According to new court documents filed by FTX CEO John Ray III, the FTX Group, including its US cryptocurrency exchange subsidiary, lacked the competent and experienced staff to appropriately account for assets and liabilities, identify risk, protect against it, or compile and verify financial reports.
John J. Ray III provided a first-hand account of FTX control failures in a court paper on April 9 in a Delaware bankruptcy court, claiming that his restructuring team had discovered, “extensive deficiencies in the FTX Group’s controls.”
As per the statement, some or all of the crucial businesses connected to the defunct centralized cryptocurrency exchange lacked key executive positions, such as the Chief Financial Officer, Chief Risk Officer, Global Controller, and Chief Internal Auditor.
He continued in the court document that despite the number of asset levels and transaction volumes it managed, the FTX Group lacked fundamental financial and accounting controls. John Ray III reiterated,
“At its peak, the FTX Group operated in 250 jurisdictions, controlled tens of billions of dollars [worth] of assets across its various companies, engaged in as many as 26 million transactions per day, and had millions of users.”
FTX Group employed QuickBooks, Google Docs, and other inefficient tools
The report additionally showed that the FTX Group lacked a thorough risk management framework and that the company’s financial reporting was deficient, which resulted in a lack of transparency and accountability.
To manage its assets and liabilities, FTX reportedly used a “hodgepodge” of Google documents, Slack conversations, shared files, and Excel spreadsheets.
The business used QuickBooks, which Ray claimed was not appropriate for a company like FTX that operated across “multiple continents and platforms” and was instead made for small and mid-sized businesses.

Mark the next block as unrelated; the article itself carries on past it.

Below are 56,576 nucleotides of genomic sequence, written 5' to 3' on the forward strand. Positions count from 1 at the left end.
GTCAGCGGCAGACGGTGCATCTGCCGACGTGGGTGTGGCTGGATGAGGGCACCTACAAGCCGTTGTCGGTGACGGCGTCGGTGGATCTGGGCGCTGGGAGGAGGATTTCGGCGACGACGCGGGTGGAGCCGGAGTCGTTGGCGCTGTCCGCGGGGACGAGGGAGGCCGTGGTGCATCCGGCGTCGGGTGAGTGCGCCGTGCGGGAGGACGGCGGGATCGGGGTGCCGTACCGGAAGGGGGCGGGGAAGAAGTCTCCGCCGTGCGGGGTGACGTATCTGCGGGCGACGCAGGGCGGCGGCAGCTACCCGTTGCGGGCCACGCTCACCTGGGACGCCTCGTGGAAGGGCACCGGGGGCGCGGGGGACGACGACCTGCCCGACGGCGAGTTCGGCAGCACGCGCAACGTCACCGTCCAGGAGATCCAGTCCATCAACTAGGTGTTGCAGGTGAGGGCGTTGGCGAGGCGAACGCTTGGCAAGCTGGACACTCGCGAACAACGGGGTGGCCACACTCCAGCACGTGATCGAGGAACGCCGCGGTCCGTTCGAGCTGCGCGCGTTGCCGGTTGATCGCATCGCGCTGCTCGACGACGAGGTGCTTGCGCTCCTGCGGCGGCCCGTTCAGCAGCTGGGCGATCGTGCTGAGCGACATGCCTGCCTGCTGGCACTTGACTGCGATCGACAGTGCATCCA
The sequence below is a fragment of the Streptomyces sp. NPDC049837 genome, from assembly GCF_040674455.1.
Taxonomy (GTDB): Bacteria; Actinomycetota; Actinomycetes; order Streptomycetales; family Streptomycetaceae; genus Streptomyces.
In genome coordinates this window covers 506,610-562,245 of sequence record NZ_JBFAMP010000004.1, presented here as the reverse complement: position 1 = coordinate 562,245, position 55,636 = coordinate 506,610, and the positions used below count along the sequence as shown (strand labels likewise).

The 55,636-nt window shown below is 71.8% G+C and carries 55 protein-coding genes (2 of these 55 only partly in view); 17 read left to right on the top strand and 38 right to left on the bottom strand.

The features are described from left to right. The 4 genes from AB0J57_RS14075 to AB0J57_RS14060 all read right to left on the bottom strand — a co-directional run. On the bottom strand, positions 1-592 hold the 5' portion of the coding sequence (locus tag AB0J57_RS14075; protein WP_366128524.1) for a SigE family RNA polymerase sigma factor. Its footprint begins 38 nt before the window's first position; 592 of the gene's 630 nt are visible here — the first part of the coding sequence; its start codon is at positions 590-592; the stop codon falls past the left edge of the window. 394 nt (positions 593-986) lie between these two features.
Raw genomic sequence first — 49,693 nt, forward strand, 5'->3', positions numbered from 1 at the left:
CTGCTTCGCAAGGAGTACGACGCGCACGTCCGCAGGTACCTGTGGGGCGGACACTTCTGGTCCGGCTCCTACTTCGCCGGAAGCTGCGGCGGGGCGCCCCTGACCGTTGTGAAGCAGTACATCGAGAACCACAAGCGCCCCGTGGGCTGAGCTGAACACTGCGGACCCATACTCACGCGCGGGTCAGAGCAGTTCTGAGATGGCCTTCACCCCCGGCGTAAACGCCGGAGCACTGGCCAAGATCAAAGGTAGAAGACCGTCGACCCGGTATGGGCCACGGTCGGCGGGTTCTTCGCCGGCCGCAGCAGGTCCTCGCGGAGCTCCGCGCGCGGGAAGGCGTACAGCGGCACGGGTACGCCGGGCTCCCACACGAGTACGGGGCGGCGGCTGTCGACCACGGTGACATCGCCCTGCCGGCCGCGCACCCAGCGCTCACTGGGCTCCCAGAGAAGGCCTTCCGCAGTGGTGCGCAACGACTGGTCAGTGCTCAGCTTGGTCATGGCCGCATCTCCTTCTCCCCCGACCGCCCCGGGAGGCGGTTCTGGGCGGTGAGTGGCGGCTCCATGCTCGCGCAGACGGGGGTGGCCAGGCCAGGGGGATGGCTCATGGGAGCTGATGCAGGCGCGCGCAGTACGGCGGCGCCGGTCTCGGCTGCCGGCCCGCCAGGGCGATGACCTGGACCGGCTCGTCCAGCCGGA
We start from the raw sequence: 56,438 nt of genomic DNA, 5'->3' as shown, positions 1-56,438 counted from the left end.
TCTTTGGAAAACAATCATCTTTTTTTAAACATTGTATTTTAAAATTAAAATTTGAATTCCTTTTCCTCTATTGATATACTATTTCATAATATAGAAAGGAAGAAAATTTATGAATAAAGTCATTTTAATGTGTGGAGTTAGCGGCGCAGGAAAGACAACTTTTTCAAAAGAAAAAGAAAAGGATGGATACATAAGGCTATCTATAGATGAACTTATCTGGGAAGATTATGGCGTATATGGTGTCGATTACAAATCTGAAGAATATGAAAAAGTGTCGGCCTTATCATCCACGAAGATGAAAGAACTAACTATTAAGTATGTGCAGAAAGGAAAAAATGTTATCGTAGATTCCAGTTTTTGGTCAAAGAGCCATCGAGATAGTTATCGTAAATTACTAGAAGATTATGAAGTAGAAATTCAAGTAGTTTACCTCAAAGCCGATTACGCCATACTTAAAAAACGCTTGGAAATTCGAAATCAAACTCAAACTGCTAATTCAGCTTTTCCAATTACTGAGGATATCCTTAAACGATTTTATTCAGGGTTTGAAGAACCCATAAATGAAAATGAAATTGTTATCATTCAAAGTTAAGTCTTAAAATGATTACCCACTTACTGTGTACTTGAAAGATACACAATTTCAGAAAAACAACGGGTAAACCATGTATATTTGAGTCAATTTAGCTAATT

Around 80,000 transactions were reported to be unprocessed accounting entries, in catch-all QuickBooks accounts titled “Ask My Accountant,” indicating that FTX’s bookkeeping was neglected. He said,
“Further complicating matters, QuickBooks entries were often made months after transactions occurred, rendering impossible real-time financial reporting and risk management.”
Ray emphasized that co-founders Sam Bankman-Fried and Gary Wang, along with former engineering director Nishad Singh, had the “final voice in all significant decisions,” in spite of their very limited experience and being not long out of college.
It was also noted that the business was unable to provide a complete list of its personnel at the time of its bankruptcy filing in November 2022.
These findings shed light on the underlying issues that contributed to the collapse of the cryptocurrency giant in 2022. The lack of adequate personnel, management, and transparency across the FTX Group may have contributed to the mismanagement of the company’s finances.